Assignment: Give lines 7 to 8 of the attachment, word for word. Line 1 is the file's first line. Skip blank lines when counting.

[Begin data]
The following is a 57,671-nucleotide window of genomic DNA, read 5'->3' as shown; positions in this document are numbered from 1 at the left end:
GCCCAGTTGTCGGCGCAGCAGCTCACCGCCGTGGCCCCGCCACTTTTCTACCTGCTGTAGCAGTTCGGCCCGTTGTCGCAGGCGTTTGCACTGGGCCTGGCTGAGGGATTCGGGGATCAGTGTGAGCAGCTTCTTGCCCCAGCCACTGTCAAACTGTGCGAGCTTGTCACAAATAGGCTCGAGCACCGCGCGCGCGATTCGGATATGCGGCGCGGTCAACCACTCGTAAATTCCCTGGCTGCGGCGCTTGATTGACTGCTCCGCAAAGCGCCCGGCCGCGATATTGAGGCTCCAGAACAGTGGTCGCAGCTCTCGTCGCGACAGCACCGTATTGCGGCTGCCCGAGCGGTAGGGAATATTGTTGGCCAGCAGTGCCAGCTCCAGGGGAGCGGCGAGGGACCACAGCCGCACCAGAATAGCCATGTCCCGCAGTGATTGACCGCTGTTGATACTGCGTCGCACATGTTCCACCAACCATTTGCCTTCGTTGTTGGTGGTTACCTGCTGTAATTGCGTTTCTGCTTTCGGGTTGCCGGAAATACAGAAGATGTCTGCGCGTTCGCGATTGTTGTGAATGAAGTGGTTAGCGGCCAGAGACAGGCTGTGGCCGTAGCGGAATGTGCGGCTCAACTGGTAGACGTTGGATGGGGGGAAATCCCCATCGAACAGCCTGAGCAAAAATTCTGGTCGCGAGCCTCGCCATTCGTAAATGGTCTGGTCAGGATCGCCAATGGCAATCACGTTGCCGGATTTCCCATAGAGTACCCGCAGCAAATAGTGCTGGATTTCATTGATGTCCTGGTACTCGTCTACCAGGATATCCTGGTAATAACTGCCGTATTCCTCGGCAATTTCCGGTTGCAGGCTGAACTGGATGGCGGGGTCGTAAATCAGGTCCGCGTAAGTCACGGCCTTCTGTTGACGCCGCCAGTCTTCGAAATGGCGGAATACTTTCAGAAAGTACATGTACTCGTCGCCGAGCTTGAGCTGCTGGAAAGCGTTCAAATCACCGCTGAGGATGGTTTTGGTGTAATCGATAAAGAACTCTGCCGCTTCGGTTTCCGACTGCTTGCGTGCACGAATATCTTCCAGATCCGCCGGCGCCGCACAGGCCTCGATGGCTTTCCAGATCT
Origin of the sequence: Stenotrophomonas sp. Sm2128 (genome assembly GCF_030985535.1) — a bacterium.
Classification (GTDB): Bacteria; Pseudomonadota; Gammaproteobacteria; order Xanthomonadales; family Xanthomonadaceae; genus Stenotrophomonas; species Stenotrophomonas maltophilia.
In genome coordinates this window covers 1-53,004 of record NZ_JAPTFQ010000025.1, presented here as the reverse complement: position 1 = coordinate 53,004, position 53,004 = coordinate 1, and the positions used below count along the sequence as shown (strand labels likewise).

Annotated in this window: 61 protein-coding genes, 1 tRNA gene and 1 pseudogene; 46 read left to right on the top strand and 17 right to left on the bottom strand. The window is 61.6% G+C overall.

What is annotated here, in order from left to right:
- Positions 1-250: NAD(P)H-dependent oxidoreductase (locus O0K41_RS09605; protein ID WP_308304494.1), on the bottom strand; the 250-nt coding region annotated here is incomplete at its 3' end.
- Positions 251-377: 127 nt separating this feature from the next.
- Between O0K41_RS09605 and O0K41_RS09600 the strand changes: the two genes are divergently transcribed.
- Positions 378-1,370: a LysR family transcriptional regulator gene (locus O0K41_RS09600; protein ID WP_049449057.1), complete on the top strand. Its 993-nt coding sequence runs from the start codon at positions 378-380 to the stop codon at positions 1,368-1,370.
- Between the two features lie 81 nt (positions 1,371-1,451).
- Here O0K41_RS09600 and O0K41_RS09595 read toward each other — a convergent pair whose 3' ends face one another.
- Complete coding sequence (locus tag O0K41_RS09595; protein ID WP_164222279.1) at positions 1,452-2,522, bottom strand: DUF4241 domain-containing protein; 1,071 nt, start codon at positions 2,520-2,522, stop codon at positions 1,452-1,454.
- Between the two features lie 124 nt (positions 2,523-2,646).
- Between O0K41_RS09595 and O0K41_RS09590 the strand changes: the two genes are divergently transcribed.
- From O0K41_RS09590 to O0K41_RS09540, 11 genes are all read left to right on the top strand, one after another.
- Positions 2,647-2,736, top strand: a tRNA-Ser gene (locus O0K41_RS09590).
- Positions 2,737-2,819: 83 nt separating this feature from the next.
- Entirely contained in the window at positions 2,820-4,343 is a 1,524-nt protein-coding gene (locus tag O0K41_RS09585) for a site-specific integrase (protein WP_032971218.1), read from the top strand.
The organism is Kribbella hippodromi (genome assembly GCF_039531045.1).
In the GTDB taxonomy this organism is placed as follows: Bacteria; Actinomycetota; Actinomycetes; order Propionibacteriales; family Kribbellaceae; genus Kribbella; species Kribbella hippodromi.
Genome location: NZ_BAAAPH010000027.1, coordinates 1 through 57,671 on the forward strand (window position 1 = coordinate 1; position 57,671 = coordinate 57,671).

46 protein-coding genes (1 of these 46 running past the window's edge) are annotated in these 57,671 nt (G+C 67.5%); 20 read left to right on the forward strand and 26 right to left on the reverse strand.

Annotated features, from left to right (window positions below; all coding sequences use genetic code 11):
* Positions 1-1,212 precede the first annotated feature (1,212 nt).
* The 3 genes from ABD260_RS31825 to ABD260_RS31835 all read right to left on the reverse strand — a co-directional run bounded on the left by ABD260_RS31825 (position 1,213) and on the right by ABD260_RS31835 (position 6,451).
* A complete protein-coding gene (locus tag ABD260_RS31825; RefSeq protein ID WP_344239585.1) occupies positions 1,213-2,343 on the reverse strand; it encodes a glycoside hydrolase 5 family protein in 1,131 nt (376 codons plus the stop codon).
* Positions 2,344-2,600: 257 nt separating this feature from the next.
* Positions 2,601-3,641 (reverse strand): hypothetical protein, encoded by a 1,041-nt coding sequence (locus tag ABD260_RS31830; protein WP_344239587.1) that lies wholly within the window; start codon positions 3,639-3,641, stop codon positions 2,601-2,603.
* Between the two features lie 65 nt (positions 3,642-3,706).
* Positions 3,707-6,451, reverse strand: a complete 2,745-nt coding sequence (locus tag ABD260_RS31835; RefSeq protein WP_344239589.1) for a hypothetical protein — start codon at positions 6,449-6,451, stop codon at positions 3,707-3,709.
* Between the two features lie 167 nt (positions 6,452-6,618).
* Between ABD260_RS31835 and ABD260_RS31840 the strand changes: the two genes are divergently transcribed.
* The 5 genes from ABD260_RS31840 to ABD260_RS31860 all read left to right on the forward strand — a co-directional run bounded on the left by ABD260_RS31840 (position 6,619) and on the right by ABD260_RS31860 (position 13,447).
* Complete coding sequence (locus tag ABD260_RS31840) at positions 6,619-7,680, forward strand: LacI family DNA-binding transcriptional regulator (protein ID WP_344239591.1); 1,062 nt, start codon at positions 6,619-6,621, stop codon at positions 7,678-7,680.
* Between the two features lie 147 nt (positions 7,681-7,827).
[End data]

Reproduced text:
What is annotated here, in order from left to right:
- Positions 1-250: NAD(P)H-dependent oxidoreductase (locus O0K41_RS09605; protein ID WP_308304494.1), on the bottom strand; the 250-nt coding region annotated here is incomplete at its 3' end.